severe weather that has hammered much of the United States this
winter chilled auto sales in January.
The top seven
automakers sold 862,795 light vehicles in January, a
3.2-percent drop from the same month last year, with
Detroit-based General Motors Co. (GM) taking the biggest hit
and Auburn Hills, Mich.-based Chrysler Group LLC and
Japans Nissan Motor Corp. bucking the trend.
"The bad weather only
seemed to affect our competitors stores, as we had a
great January," Reid Bigland, head of Chryslers U.S.
sales, said in a statement.
January sales fell
24.4 percent compared with December, but December sales figures
often get a boost from year-end sales incentives offered by
temperatures and heavy snowfall had an impact on January sales
in some parts of the country. Our sales were actually up in all
western and southern areas, (but) couldnt offset the
losses in the Midwest and East Coast, areas hit hardest by the
storms," Bill Fay, division group vice president and general
manager of Toyota Motor Sales USA Inc., Torrance, Calif., said
during a Feb. 3 conference call.
Toyota estimated that
Januarys seasonally adjusted annual sales rate
industrywide was about 15.2 million vehicles, down from 15.4
million in the same month last year.
"We expect the
industry to bounce back in February," Fay said. "Most recent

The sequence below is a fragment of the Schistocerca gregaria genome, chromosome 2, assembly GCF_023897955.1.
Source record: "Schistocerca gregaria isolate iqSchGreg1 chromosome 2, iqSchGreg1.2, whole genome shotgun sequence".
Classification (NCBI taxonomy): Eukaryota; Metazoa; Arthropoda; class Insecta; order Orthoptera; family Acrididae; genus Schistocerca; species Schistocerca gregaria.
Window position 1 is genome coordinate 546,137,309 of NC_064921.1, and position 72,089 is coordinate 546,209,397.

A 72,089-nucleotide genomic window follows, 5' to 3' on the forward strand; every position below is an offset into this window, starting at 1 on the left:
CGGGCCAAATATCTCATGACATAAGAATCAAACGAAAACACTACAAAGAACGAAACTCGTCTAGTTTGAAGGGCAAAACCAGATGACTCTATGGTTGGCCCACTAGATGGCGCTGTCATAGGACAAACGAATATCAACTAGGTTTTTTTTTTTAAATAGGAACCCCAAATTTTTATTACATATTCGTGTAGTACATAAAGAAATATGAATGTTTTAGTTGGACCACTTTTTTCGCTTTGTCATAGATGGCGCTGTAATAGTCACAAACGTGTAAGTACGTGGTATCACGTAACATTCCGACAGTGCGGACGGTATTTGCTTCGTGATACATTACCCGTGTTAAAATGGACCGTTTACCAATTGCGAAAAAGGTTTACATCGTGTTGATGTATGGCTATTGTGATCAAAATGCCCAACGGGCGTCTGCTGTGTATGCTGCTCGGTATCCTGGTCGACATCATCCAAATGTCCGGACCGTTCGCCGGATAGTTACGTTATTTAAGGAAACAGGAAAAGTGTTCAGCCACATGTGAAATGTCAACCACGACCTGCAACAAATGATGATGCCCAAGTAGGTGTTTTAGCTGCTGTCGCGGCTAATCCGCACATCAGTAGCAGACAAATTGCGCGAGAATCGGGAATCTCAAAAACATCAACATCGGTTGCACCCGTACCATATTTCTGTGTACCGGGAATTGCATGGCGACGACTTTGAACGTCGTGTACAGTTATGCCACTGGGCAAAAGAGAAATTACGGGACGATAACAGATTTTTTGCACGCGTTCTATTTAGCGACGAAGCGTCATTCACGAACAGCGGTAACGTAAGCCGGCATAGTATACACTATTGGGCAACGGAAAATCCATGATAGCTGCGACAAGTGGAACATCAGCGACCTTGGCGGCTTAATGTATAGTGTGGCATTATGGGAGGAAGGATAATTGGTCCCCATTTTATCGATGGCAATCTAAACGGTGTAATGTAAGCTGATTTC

economic indicators are good: Consumer spending is up and
consumer confidence remains strong. As a result, we expect to
see a more normal sales pattern of modest growth in
Februaryas long as the weather cooperates."
Emily Kolinski Morris,
senior economist at Dearborn, Mich.-based Ford Motor Co., also
forecast a better 2014. Citing the Institute for Supply
Managements purchasing managers index decline for January
amm.com, Feb. 3), she noted during a conference
call that a number of comments from purchasing managers
reflected "optimism about improving sales and business activity
in the early part of 2014."
to decline, she said, although wages were not growing.
Nonetheless, Ford projects U.S. sales this year will total
between 16 million and 17 million vehicles.
Kurt McNeil, GMs
U.S. vice president of sales, said GM expects light vehicle
sales for the year to total 16 million to 16.5 million
vehicles, which would be the industrys best year since
2007, when 16.2 million vehicles were sold.